In a scene close to the film’s end, the man sent to kill Bourne has apparently been badly hurt in a car accident. Bourne, who (miraculously) wiggles free of his own wrecked vehicle, limps to the assassin’s car window, stares at him with something that might be compassion, and walks away. When, of course, the killer revives and returns for one final face-to-face confrontation with Bourne, he asks why Bourne didn’t kill him. Instead of answering, the hero asks, facing the muzzle of the killer’s gun, “Do you even know why you’re killing me?”
It’s a poignant, rather than cheap, moment, partly because Damon asks with just enough irony and intelligence, and partly because this assassin-for-hire is man with swarthy skin and a perpetual shadow of a beard, which makes him look vaguely Middle Eastern. As he and the white hero confront each other on a rooftop, perched at an edge ten stories above the East River, the man is unable to answer Bourne’s question, and slowly lowers his gun. Although the exchange provides a necessary plot point, it also inevitably refers to US involvement in the Middle East, in which so many men have no idea why they’re killing each other, except that they’ve been sent to do the dirty work by other men with more power. When they stop being cogs in someone else’s wheel, they recover their humanity and their empathy.
There’s something almost feminine in Bourne’s woundedness and perpetual grief (his girlfriend, another agent, was murdered in the first film), despite the thoughtful virility with which he eludes those who would kill or capture him. His real name, in fact, turns out to be David Webb, not a bad choice for an individual who single-handedly confronts the Goliath of the US intelligence community. Jason Bourne (named perhaps for Jason, the Greek god whose mother saved his life as an infant by pretending he was dead, who grows up to retrieve the Golden Fleece) is consigned to history, the once new-born progeny of an evil machine intent on winning at all costs. Webb prefers the connectedness of history to the eternal present of psycho-military techno-industry that created Bourne.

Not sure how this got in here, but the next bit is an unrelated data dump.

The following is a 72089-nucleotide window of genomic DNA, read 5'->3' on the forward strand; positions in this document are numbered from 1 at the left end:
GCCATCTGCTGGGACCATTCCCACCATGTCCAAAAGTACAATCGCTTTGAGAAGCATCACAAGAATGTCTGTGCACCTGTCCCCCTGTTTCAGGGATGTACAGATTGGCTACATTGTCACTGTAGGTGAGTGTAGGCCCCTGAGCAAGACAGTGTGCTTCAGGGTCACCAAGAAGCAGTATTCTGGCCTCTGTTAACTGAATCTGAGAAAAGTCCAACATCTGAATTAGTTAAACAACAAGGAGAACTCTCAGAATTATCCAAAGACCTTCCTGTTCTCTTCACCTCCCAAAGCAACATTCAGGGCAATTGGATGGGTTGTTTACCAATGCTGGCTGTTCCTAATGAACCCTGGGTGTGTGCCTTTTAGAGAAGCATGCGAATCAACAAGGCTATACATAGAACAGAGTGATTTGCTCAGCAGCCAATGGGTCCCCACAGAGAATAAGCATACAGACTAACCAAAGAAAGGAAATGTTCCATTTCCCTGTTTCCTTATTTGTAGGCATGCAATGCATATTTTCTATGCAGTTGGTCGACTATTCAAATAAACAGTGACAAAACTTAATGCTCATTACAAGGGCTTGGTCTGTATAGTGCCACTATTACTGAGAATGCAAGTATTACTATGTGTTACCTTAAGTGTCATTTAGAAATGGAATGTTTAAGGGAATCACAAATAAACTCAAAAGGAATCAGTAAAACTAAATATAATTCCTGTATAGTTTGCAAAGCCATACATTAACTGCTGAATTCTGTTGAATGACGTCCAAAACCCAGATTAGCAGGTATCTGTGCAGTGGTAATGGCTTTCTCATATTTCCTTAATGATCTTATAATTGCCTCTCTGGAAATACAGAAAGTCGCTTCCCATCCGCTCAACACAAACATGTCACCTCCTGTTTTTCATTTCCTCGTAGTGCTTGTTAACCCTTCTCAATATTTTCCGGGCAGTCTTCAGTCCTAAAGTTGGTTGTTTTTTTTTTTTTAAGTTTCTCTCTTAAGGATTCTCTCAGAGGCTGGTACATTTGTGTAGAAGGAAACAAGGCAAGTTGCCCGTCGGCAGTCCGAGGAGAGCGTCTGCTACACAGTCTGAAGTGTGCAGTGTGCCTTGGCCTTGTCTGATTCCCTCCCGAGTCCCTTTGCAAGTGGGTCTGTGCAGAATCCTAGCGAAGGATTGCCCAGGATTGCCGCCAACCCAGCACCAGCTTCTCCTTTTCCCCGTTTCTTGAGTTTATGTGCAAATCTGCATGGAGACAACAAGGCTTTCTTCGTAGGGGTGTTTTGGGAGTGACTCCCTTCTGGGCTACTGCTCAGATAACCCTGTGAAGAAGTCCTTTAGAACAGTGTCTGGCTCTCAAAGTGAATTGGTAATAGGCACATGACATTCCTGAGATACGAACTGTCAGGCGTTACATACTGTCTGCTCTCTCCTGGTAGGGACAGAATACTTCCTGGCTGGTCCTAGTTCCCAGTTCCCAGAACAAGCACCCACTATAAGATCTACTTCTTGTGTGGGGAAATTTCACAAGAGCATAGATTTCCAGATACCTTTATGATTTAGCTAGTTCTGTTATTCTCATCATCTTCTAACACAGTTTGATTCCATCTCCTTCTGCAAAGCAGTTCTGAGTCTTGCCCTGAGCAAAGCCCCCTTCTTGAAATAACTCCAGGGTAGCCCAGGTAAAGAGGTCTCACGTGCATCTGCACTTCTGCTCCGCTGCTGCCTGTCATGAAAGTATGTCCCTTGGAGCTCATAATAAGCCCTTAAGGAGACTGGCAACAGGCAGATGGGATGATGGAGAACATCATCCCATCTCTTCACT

If Damon/Webb proves strangely feminine, the film forces its actual women to demonstrate their masculinity or be killed themselves. Joan Allen, playing a capable high-level officer from another agency, finds herself set up by those she’s come to assist, so that if their effort to stop Bourne fails, she’ll take the fall. Striding through her scenes in sensible slacks and sweaters, Allen’s perpetually pinched expression keeps her thinking but also makes her look rather comical. She’s obviously the ethical center of the film, but she’s given nothing to do but wait for Bourne to deliver the goods she needs to uncover the agency’s misdeeds and get the villains arrested. That she finally testifies before a panel of senators in an empty legislative chamber underlines that she can’t truly be visible and powerful in this eternally male world, even though she’s succeeded in rooting out corruption.
Likewise, Julia Stiles walks (and runs) smartly through a throw-away part as Bourne’s temporary helpmate, turning against the agency that employs her to help him move. The couple narrowly escapes death and soon part ways. Stiles’s only effective action seems to be cutting and dying her hair over a stained and rusty bathroom sink, finishing with a surprisingly chic new cut in which to board her train for elsewhere.
But then, as all the excessively patriotic, masculine, testosterone-driven trailers before Ultimatum emphasized, these action hero movies really aren’t about the women, and at least here, the film forces neither Stiles nor Allen to bear the indignity of being Bourne’s romantic interlude or simply eye candy.
So I’ll take the flick for what it is, and be happy to embrace its brilliant photography and kinetic editing along with its refreshingly pointed allegory about the imminent downfall of powerful, headstrong men who think they can get away with anything. Would that it were true.
The Feminist Spectator